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Sometimes the best ideas for cooking with tea come from a complete upending of one’s preconceptions. How’s it done? In my case I often open the tea cabinet and pick out a tea at random and then another without identifying which teas they are. I let them steep for three minutes each using water at just under the boiling point (Yes, I know that each tea likes its own temperature for brewing but I’m throwing caution to the winds here a bit). Then I taste the teas side by side and jot down without self censure the initial impressions of each. Sip each again, take more notes as new nuances of flavor become evident. Let the teas cool, taste and take notes once again. From those notes flows the ideation process of cooking with tea and pairing foods with the teas. The product of that creative outfall of ideas has led me to many inspired, good-enough-to-repeat dishes. Here’s one.
As fall seems to begin, however reluctantly, with summer letting go of its furious grasp, nationwide, I am turning for inspiration to my local farmers markets. Apples in many shades, shapes and flavors are starting to appear and I am drawn to one of those picked-at-random teas, in this case wuyi rock tea of robe tea of oolong tea, to use as the basis for a poaching liquid for the fruit. For the fruit, I chose first of the season Pink Lady apples with their crisp texture and sweet/tart floral notes. The tea, as many wuyi rock tea of robe tea of oolong tea are, is delicate and fragrant.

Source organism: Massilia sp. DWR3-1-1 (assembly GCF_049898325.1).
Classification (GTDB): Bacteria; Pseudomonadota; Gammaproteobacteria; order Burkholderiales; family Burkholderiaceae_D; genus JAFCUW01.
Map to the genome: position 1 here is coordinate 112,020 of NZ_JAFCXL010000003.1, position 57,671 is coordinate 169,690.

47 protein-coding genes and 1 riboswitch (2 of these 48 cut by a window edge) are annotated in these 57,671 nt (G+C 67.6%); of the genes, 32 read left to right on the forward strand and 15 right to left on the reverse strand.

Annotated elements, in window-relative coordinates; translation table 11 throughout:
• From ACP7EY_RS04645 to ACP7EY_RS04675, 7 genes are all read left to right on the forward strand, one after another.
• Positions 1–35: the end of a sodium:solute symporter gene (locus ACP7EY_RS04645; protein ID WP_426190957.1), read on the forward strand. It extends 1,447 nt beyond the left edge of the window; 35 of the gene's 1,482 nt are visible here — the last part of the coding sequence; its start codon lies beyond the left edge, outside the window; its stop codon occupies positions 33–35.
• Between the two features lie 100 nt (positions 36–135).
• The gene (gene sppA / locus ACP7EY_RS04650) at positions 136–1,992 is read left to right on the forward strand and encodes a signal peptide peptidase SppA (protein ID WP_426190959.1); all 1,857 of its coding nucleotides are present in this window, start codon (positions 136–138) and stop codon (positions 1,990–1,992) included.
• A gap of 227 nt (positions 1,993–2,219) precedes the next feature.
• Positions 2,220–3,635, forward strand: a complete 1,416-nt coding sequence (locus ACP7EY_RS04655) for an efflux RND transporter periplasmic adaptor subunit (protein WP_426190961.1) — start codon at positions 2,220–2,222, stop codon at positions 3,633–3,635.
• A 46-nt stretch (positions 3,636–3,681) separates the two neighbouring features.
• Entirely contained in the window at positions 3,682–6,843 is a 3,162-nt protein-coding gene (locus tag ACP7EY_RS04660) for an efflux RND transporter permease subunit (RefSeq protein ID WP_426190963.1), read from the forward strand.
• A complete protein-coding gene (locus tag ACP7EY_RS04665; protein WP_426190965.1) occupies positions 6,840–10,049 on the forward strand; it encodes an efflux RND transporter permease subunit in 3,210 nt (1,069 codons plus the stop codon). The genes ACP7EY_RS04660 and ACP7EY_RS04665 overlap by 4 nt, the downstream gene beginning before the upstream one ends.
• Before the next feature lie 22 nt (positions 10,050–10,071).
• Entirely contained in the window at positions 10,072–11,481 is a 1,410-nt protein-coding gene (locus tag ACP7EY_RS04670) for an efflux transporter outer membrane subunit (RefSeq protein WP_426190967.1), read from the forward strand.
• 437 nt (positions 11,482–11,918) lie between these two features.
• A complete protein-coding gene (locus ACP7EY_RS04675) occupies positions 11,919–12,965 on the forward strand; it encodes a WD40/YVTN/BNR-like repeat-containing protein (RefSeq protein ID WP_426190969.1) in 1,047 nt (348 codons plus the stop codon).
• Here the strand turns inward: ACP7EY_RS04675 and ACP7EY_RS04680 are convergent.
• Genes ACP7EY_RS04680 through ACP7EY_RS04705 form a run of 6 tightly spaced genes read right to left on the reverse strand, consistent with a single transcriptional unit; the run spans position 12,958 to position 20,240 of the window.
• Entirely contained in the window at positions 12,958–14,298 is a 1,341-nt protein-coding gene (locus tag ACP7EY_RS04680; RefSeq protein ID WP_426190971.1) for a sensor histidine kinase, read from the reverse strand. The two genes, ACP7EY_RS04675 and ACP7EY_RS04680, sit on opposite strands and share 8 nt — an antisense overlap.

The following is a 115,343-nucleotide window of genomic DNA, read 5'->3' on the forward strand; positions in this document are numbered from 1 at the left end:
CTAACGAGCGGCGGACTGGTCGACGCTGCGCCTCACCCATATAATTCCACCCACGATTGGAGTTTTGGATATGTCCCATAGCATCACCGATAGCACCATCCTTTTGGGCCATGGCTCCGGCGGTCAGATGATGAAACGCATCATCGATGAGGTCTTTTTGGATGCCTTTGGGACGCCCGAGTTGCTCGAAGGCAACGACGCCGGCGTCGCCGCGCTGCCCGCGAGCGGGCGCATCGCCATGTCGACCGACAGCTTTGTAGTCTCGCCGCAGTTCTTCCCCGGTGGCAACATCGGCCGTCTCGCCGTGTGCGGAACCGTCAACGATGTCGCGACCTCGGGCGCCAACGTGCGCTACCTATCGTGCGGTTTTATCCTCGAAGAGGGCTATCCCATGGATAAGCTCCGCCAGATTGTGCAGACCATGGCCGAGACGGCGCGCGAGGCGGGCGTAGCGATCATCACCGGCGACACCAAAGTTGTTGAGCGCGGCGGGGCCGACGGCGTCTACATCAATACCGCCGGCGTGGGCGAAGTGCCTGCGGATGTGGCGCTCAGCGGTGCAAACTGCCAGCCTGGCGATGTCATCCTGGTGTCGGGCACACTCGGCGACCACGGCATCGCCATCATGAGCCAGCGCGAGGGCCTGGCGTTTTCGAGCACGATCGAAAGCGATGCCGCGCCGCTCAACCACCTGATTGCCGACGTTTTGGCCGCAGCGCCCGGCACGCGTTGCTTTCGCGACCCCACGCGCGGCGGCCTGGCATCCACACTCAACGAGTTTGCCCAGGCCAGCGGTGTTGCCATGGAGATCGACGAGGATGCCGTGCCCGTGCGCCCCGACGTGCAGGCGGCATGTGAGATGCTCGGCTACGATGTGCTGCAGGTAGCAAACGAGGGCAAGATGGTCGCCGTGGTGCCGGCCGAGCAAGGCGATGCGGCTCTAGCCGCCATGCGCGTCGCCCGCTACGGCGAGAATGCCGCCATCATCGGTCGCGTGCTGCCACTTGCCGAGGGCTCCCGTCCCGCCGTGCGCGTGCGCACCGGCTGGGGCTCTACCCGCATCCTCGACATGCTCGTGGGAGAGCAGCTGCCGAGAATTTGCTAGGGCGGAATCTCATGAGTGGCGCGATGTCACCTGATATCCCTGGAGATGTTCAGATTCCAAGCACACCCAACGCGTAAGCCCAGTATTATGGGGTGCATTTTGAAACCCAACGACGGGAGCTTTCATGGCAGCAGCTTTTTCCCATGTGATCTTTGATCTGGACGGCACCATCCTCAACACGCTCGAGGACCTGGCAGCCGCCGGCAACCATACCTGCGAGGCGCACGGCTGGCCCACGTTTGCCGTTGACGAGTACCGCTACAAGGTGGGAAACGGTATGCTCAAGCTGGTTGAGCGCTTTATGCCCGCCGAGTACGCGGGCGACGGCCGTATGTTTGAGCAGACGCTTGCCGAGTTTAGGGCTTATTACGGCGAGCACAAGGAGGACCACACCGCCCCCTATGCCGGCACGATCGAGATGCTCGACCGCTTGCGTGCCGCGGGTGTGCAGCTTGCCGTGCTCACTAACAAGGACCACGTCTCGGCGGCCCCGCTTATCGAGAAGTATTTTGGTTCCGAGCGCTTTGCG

Here’s a non-recipe recipe: Brew the tea, sweeten ever so slightly with honey and now tackle the apples. Peel and core them. Cut them into thick wedges. Place them in a buttered baking dish. Now sprinkle them with a very fine dusting of ground allspice and cinnamon. Pour the brewed tea over all, cover the whole thing with foil, and bake in a moderate oven (350° F) for about 35 minutes, or until the apples are tender when pierced with the point of a small knife. Served hot or warm with a dollop of crème fraiche or softly whipped cream melting into a delicious pool, here’s a dessert to herald the cooler seasons to come. Provide a spoon and a fork for this one. As textural counterpoint, crush some deliciously spicy ginger cookies and scatter over each serving, if you like.